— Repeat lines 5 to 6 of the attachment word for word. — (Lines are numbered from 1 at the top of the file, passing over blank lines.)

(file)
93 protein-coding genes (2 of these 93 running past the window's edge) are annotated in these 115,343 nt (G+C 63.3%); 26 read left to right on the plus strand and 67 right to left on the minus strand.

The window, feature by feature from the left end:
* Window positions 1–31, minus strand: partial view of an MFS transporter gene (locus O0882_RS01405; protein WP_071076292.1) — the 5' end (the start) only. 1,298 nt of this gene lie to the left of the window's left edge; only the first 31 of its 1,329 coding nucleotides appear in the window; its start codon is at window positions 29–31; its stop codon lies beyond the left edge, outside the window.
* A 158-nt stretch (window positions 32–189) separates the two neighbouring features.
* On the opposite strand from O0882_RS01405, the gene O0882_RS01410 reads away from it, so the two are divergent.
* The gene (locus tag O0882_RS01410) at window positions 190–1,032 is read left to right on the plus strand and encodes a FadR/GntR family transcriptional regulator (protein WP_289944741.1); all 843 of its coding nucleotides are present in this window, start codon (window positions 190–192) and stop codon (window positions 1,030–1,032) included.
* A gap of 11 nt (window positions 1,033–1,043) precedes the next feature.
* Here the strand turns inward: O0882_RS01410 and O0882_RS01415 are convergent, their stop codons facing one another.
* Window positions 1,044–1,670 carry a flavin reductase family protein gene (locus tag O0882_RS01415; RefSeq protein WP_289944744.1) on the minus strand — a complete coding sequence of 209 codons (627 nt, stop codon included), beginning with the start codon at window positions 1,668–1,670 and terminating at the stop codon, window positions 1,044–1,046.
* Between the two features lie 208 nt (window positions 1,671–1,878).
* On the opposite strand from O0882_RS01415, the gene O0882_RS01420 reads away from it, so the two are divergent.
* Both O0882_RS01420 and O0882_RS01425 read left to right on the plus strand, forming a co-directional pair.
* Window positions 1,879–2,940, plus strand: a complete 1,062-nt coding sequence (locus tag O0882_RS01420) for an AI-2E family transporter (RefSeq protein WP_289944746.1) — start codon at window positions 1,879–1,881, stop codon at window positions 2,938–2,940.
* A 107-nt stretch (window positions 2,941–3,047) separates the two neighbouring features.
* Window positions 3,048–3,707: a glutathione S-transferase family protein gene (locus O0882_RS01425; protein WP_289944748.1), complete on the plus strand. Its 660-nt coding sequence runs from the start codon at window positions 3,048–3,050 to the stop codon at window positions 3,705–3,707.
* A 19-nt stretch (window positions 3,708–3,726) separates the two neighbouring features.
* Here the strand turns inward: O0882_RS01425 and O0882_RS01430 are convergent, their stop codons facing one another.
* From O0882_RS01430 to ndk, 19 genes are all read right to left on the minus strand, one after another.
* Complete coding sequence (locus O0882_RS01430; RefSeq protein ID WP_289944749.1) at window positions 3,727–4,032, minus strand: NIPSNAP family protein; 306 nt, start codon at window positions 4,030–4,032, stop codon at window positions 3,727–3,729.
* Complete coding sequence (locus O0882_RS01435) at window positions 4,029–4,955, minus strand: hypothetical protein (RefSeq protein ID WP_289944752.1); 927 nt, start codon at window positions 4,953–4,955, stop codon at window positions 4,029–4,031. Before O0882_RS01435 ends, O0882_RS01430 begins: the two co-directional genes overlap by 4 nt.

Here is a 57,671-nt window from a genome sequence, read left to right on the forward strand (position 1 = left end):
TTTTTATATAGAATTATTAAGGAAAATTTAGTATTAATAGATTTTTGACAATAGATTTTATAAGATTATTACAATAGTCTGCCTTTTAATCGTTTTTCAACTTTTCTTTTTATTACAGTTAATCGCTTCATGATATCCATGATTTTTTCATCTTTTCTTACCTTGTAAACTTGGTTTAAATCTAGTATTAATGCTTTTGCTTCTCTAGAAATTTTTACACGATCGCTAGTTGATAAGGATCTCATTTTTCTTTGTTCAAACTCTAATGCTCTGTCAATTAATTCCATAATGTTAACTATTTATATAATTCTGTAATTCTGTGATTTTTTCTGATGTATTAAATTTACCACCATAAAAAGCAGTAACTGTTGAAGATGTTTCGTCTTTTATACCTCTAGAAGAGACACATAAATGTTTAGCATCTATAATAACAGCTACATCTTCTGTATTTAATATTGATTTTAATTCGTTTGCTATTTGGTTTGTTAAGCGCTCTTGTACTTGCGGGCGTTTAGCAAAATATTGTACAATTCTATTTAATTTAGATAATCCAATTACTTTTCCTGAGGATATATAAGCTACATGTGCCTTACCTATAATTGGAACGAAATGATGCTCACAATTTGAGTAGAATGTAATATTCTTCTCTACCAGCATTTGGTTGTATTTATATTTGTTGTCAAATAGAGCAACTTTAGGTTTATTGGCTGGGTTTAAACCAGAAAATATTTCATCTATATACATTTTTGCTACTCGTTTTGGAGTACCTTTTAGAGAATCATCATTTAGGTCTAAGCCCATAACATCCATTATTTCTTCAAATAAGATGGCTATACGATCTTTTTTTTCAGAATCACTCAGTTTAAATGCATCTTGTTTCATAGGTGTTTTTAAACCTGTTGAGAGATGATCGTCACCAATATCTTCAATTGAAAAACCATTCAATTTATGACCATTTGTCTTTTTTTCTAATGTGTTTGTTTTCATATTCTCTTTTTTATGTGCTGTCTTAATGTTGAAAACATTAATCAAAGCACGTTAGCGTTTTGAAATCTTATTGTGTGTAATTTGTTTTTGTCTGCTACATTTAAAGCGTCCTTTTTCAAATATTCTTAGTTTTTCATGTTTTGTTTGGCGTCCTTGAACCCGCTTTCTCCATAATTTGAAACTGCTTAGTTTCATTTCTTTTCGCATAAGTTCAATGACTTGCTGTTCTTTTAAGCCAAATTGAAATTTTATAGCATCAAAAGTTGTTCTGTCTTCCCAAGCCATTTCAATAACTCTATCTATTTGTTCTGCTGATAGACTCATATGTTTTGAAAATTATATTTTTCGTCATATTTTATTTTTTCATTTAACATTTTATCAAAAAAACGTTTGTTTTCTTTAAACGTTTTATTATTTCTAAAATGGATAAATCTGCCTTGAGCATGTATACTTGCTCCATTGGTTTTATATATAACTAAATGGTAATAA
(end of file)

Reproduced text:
* On the opposite strand from O0882_RS01405, the gene O0882_RS01410 reads away from it, so the two are divergent.
* The gene (locus tag O0882_RS01410) at window positions 190–1,032 is read left to right on the plus strand and encodes a FadR/GntR family transcriptional regulator (protein WP_289944741.1); all 843 of its coding nucleotides are present in this window, start codon (window positions 190–192) and stop codon (window positions 1,030–1,032) included.